In the Inuit language, Tuktoyaktuk means "resembling a caribou," a description with which Mother Bumpkins agrees wholeheartedly. For the past two days, as she has gazed southward towards that community for a sign of rescue, she has noted the many similarities between burg and beast: the antlerlike skyline, the clove-brown-with-white-rump coloration of the microwave tower, the melodramatic sounds of both animals and citizenry in rut, the large concave hooves and rooves. Glancing up into the pellucid blue-black sky, the clouds, too, seem to bear a certain caribousity. Belying typical cloudlike behavior, these donít scud across the sky so much as they migrate in herds. And, unless her eyes are playing tricks on her again--last year's temporary bout of strabismus was a real knee-slapper from their perspective--those over there in the northwest quadrant appear to be calving. Indeed, nearly two score of cloudlets break off from their puffier kin and begin a slow, ambagious descent towards the earth. Then, as if triggered by some unseen impulse, they all suddenly drop like chubby caribou that have just been introduced to gravity. As if she hasnít had enough on her worry plate, now Mother Bumpkins must cope with a heretofore undocumented meteorological phenomenon heading directly for her. But at the last minute, to a cloud they swerve and plunge into the water off of the floe's port bow. As a rule, clouds do not effect much mass, however that rule is not currently in force here. And the cloudlets' crashing into the water creates a tsunami-sized wave that almost washes Mother Bumpkins overboard. Drenched with cold sea water, the reluctant adventurer discovers that she's allergic to krill, with which the water is rife. However, the good news is that the surge pushes the floe south all the way to the Tuktoyaktuk dockominiums.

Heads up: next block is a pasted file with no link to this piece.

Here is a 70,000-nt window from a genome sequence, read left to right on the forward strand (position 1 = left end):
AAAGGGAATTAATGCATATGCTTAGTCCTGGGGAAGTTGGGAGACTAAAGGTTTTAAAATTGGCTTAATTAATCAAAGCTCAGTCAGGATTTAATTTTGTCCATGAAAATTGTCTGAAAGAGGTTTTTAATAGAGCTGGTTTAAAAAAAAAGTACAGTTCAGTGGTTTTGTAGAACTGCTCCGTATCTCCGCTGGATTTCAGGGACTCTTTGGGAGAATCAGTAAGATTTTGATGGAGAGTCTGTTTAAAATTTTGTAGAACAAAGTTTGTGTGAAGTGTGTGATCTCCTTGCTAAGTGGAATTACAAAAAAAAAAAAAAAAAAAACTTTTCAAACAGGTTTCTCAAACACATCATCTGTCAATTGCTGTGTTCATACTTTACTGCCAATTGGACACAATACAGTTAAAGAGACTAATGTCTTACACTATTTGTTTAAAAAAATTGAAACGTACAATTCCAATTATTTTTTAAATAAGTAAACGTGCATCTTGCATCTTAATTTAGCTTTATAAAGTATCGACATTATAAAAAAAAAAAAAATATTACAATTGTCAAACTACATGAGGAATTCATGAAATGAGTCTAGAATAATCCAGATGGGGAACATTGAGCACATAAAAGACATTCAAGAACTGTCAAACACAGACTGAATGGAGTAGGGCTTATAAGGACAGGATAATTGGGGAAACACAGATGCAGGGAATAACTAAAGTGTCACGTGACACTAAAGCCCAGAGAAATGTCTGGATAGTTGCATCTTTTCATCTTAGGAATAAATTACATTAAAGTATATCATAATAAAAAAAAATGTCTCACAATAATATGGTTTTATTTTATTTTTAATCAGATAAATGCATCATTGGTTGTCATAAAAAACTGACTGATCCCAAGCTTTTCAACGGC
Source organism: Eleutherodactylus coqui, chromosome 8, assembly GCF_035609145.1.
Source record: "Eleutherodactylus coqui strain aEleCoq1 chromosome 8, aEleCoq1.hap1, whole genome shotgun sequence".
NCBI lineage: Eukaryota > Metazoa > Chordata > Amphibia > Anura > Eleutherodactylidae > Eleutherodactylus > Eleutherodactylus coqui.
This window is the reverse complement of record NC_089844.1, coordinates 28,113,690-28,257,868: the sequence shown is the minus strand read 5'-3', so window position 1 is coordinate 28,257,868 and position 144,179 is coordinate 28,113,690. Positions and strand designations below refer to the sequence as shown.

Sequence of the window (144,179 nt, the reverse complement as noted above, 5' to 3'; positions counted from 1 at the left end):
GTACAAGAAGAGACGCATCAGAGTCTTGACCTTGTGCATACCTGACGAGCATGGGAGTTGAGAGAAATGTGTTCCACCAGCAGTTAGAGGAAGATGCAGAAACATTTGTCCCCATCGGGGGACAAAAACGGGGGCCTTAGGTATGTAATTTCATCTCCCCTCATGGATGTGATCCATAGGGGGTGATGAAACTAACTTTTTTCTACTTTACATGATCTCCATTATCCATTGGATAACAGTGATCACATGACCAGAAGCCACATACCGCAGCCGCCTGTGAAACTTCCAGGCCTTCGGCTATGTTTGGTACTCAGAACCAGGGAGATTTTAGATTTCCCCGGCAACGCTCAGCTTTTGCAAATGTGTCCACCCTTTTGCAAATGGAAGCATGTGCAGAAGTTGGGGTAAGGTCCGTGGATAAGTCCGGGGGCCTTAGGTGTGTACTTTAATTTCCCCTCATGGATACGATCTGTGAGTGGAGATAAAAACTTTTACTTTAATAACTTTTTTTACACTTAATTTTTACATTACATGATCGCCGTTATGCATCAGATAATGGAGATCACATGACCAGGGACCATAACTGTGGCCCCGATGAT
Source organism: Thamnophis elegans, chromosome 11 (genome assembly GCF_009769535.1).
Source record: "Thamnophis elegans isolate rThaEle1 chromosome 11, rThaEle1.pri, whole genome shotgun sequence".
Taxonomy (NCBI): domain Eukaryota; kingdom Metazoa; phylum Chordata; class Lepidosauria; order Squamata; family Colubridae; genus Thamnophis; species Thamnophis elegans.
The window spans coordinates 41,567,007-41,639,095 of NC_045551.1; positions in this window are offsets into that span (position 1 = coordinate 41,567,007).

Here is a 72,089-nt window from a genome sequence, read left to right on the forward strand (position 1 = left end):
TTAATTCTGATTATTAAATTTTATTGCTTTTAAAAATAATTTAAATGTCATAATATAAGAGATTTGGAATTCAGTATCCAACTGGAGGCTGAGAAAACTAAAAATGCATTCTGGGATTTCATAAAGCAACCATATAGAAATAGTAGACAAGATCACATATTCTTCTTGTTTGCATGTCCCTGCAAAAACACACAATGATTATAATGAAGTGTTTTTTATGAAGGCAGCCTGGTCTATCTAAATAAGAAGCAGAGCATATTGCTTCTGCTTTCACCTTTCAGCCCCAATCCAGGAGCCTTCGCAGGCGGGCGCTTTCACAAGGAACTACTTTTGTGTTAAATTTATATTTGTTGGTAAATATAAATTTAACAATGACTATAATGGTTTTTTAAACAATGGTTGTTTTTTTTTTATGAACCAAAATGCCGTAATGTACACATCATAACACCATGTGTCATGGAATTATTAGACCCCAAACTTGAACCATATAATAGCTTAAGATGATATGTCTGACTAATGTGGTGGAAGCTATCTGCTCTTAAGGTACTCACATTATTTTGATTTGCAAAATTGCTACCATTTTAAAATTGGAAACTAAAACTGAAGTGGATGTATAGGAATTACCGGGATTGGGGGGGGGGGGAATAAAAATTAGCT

A short shoreman secures the ice islet to the jetty, collects all the shrimplike crustaceans that litter its surface, and offers them to Mother Bumpkins. She declines, indicating they can go with the floe. A limousine pulls up to the dock, a chauffeur leaps out, opens the rear door, and gestures to Mother Bumpkins. The man looks familiar, as does the word embroidered on his cap. It says "zingo."

She climbs into the car and is immediately struck by its similarity to the interior of a caribou. Pushing past the gills, the pedipalps and the cephalothorax, she settles into the pancreas-like seat. Again, there is something uneasily familiar about these surroundings.

And then, there is that zinging sound.

The circuit on another memory loop abruptly closes and the Mother of all Bumpkins is simultaneously back in the frigid igloo, the fiery hot room and the Monday night zingo class parading around the cantina in Kegler boots. The memory begins to fade, but this time she doggedly grabs hold of it, refusing to let go. It's cool, green and fluid, like runny lime Jello without the pear halves. And then it's gone. So, too, are the cantina, the igloo, the hot room, the dockominiums, the car, and even Mother Bumpkins. There is only this 367th episode of Kalvos & Damian's New Music Bazaar, itself a now-you-see-it, now-you-donít entity, as illustrated by last week's ephemeral program. Conversely, today's show is thick with both substance and abuse, and since I'm not sure which is which, we'll just start with Kalvos.